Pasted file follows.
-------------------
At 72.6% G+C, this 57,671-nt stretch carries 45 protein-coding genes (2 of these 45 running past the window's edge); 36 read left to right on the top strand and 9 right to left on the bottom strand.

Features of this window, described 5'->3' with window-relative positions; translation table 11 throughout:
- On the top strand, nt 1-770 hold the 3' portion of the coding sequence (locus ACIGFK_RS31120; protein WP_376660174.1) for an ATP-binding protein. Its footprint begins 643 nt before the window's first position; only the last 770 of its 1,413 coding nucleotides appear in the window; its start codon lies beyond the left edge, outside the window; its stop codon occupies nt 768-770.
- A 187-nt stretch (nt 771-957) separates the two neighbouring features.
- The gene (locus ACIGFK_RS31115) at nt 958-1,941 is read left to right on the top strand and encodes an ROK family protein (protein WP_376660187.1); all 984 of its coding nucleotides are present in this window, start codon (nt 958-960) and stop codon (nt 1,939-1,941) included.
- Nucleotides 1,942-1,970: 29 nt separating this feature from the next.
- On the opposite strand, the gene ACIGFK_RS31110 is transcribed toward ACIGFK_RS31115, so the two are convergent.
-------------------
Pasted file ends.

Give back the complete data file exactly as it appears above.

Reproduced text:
At 72.6% G+C, this 57,671-nt stretch carries 45 protein-coding genes (2 of these 45 running past the window's edge); 36 read left to right on the top strand and 9 right to left on the bottom strand.

Features of this window, described 5'->3' with window-relative positions; translation table 11 throughout:
- On the top strand, nt 1-770 hold the 3' portion of the coding sequence (locus ACIGFK_RS31120; protein WP_376660174.1) for an ATP-binding protein. Its footprint begins 643 nt before the window's first position; only the last 770 of its 1,413 coding nucleotides appear in the window; its start codon lies beyond the left edge, outside the window; its stop codon occupies nt 768-770.
- A 187-nt stretch (nt 771-957) separates the two neighbouring features.
- The gene (locus ACIGFK_RS31115) at nt 958-1,941 is read left to right on the top strand and encodes an ROK family protein (protein WP_376660187.1); all 984 of its coding nucleotides are present in this window, start codon (nt 958-960) and stop codon (nt 1,939-1,941) included.
- Nucleotides 1,942-1,970: 29 nt separating this feature from the next.
- On the opposite strand, the gene ACIGFK_RS31110 is transcribed toward ACIGFK_RS31115, so the two are convergent.